Related Rule
Germany
Practice Relating to Rule 51. Public and Private Property in Occupied Territory
Germany’s Military Manual (1992) provides:
Movable government property which may be used for military purposes shall become spoils of war … Upon seizure it shall, without any compensation, become the property of the occupying State. Such property includes, for instance, means of transport, weapons, and food supplies … The latter shall not be requisitioned unless the requirements of the civilian population have been taken into account … The requirements of the civilian population shall be satisfied first. 
Germany, Humanitarian Law in Armed Conflicts – Manual, DSK VV207320067, edited by The Federal Ministry of Defence of the Federal Republic of Germany, VR II 3, August 1992, English translation of ZDv 15/2, Humanitäres Völkerrecht in bewaffneten Konflikten – Handbuch, August 1992, § 556.
Germany’s Military Manual (1992) provides: “Immovable government property may only be requisitioned but not confiscated … The title to this property shall not pass to the occupying state. Upon termination of the war, the items and real estate seized shall be restored.” 
Germany, Humanitarian Law in Armed Conflicts – Manual, DSK VV207320067, edited by The Federal Ministry of Defence of the Federal Republic of Germany, VR II 3, August 1992, English translation of ZDv 15/2, Humanitäres Völkerrecht in bewaffneten Konflikten – Handbuch, August 1992, § 557.
Germany’s Military Manual (1992) provides:
A local commander may demand contributions in kind and services (requisitions) from the population and the authorities of the occupied territory to satisfy the needs of the occupational forces … The requisitions shall be in proportion to the capabilities of the country …
Requisitions shall, on principle, be paid for in cash. If this is not possible, a receipt shall be given. Payment shall be effected as soon as possible …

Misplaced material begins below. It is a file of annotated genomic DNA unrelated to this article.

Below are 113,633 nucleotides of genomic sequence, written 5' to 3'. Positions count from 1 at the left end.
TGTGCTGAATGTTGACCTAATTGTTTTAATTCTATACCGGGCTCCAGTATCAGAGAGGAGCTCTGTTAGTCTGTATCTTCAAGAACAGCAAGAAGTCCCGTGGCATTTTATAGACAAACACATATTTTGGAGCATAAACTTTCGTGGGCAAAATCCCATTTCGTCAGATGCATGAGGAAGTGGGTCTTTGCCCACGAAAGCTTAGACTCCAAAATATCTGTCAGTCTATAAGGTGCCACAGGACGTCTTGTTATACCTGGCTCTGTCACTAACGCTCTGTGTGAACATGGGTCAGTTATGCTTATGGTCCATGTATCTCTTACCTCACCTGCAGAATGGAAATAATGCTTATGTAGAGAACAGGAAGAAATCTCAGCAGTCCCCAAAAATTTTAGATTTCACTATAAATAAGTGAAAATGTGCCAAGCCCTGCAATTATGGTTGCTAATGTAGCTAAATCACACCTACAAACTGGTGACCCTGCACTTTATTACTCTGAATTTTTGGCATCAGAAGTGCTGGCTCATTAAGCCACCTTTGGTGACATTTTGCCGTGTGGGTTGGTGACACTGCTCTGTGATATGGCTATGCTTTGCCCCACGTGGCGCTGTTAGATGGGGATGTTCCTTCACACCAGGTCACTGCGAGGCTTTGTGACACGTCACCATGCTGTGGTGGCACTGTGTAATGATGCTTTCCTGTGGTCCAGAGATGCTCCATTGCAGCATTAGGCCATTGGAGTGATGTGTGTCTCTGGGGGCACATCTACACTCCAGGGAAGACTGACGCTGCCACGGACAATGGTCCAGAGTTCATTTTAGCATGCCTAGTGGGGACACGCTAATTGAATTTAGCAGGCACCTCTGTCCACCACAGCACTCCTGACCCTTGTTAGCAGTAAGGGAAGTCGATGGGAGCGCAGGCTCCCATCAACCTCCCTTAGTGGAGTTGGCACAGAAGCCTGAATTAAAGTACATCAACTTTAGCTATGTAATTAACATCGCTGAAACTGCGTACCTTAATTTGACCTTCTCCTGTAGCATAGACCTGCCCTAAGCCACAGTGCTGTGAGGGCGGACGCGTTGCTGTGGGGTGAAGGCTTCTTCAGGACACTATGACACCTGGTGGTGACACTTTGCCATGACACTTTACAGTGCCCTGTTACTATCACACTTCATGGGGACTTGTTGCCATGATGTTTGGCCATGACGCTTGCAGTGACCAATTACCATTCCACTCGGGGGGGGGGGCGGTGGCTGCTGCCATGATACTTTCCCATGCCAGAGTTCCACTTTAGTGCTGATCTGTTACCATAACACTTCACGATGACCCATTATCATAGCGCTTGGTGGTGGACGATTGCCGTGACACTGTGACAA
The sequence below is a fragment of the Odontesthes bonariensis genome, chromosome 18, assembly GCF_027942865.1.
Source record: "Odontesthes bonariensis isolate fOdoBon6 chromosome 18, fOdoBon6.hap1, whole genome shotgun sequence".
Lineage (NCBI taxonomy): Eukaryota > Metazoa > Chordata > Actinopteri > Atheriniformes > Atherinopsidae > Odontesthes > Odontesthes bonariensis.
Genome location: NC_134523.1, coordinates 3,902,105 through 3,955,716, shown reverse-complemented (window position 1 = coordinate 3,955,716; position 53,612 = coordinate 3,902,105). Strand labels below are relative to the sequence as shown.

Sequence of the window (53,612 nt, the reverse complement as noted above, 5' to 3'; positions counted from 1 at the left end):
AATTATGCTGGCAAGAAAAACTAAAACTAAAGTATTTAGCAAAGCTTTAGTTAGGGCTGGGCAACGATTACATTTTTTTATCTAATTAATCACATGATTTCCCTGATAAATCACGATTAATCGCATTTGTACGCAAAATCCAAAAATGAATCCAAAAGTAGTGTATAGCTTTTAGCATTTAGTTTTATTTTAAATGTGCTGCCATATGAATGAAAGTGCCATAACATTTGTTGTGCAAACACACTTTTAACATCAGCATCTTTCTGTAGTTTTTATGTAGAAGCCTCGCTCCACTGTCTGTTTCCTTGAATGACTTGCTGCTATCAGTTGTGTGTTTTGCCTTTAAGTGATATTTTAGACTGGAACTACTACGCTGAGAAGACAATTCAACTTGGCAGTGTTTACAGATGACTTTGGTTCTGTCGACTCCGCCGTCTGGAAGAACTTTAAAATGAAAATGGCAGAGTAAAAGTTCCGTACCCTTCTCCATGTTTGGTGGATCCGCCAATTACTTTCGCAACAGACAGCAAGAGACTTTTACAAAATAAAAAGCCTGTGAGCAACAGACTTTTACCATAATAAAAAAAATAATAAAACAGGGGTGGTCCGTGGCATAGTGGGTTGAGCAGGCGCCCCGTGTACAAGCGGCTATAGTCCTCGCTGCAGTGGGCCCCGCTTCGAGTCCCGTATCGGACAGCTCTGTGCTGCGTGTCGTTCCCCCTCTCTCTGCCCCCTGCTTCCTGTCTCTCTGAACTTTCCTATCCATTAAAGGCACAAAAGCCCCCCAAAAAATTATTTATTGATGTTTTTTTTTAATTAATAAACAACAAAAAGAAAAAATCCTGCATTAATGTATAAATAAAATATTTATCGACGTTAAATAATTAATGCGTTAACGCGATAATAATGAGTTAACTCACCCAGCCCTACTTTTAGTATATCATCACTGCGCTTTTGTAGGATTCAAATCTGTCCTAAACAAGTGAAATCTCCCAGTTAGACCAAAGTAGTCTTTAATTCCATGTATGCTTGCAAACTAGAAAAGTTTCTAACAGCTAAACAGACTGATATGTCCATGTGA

Movable private property which may be used for military purposes … may only be requisitioned but not confiscated … The title to this property shall not pass to the occupying state. Upon termination of the war, the items and real estate seized shall be restored.
All private property shall be protected from permanent seizure … – except for commodities designed for consumption. 
Germany, Humanitarian Law in Armed Conflicts – Manual, DSK VV207320067, edited by The Federal Ministry of Defence of the Federal Republic of Germany, VR II 3, August 1992, English translation of ZDv 15/2, Humanitäres Völkerrecht in bewaffneten Konflikten – Handbuch, August 1992, §§ 554–555 and 557–558.
In the Jorgić case in 1997, Germany’s Higher Regional Court of Düsseldorf found the accused guilty of genocide committed in the context of the conflict in the former Yugoslavia. In 1999, the Federal Court of Justice confirmed the judgment of first instance in most parts. Both courts referred to the taking of property, such as money and furniture, and to the destruction and arson of buildings and private houses as part of the general background in which the genocide took place. 
Germany, Higher Regional Court of Düsseldorf (Oberlandesgericht Düsseldorf), Jorgić case, Judgment, 26 September 1997; Federal Court of Justice (Bundesgerichtshof), Jorgić case, Judgment, 30 April 1999.
Working documents for the German army state that an army of occupation is allowed to appropriate goods from the civilian population if this is necessary to satisfy the needs of the army. 
Germany, Materialien zur Weiterbildung im Kriegsvölkerrecht: Kampfführung und Schutz der Zivilbevölkerung, Zentrum Innere Führung, Koblenz, 1988, p. 36.